Friday, June 17, 2011
Will "Green Lantern" shine? Warner Bros. "Green Lantern" opens this weekend and has a lot of pressure on it. The Ryan Reynolds comic-book flick cost over $200 million to make, and anything less than $60 million in box office will be seen as a disappointment. The other big opening of the weekend is "Mr. Popper's Penguins," a Jim Carrey movie that looks more like a Christmas film than a summer release. Box-office projections from the Los Angeles Times and Variety and a look at "Green Lantern" from USA Today.
Don't call it a comeback! Mel Gibson is trying to rebound from personal turmoil and the disappointing box office performance of "The Beaver." The Hollywood Reporter says the industry is still eager to work with Gibson and blames the disappointment of "The Beaver," which was about a depressed man who starts to communicate through a hand puppet, on the script, not him. Perhaps, but I bet Tom Hanks could have pulled it off. The story contradicts itself on the subject of Gibson getting a new agent. Says THR: "Gibson hasn't had an agent since WME dropped him last summer, but several agencies are courting the actor, according to knowledgeable sources. UTA and ICM are said to be the most interested, though sources within both agencies tell THR they're not pursuing the actor." Personally, I think the odds of Gibson reclaiming even 25% of his former glory and prowess are long.
Now she's ready to work. Oprah Winfrey took center stage at the National Cable & Telecommunications Assn.'s annual convention in Chicago on Thursday and told attendees, "The vacation that I thought that I was going to have is over. ... I need to be engaged and involved." She was referring to the slow start of OWN, the cable channel she launched in partnership with Discovery Communications that has struggled to generate ratings since its debut in January. Winfrey blamed the poor start on her being distracted by the end of her daily talk show. Of course, the channel was planned years before the launch, so it's not quite clear why now, six months in, OWN is still trying to define itself. She did say her dream is to get O.J. Simpson to confess on OWN. More from the Los Angeles Times and the New York Post.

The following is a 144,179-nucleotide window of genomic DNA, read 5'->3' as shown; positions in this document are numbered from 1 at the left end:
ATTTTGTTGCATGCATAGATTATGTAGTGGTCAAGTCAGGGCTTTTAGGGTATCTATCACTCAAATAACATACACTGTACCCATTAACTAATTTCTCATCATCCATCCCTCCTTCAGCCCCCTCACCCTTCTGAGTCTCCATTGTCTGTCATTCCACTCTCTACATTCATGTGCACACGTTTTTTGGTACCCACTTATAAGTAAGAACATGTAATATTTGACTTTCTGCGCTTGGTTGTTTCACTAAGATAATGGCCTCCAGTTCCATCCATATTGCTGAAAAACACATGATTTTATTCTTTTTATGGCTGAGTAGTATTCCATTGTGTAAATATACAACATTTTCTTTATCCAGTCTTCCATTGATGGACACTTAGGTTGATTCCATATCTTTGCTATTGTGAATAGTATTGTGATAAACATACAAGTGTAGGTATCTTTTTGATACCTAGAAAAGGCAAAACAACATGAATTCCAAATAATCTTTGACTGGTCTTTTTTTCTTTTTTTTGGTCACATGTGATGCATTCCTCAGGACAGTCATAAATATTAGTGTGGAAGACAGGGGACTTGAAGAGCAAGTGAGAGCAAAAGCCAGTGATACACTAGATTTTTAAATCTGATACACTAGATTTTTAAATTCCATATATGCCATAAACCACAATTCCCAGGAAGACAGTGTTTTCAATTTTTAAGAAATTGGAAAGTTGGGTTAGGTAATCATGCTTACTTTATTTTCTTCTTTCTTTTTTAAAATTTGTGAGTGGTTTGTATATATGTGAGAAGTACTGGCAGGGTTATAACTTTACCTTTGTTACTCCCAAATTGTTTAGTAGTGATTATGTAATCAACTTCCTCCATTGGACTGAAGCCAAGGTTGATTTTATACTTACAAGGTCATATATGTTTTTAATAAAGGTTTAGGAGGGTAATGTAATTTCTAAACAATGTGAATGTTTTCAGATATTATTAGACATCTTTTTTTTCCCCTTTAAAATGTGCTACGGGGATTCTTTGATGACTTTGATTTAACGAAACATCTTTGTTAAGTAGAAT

Thumbs down. While most of the media is fawning over "Page One," the documentary about the New York Times and its struggles to stay on top of the game in the midst of a digital revolution,Michael Kinsley slammed the movie in a review for the Gray Lady. "Like a shopper at the supermarket without a shopping list, 'Page One' careens around the aisles picking up this item and that one, ultimately coming home with three jars of peanut butter and no 2% milk," Kinsley wrote, adding that he found the movie, which focuses primarily on the media reporters at the paper, "boring to the point of irritation."
It's not you, it's me. J.J. Abrams, who continues to be red hot thanks to his new movie "Super 8" being a smash, has left his agency, WME. Deadline Hollywood calls it a "sabbatical," but the bulk of the site's usually adoring comments weren't buying the spin that Abrams hadn't fired the firm.
If they'd done this earlier, maybe Weiner would still have a job. Time Warner Cable is thinking about charging its broadband subscribers by usage instead of a monthly flat fee. That won't win them a lot of customer service awards. If they're going to do that, maybe they can charge for cable based on the hours of TV watched, too. Details from Bloomberg.
Inside the Los Angeles Times: Kenneth Turan sort of liked "Green Lantern." Mary McNamarasays TNT's new drama "Falling Skies" is "serious fun."
-- Joe Flint
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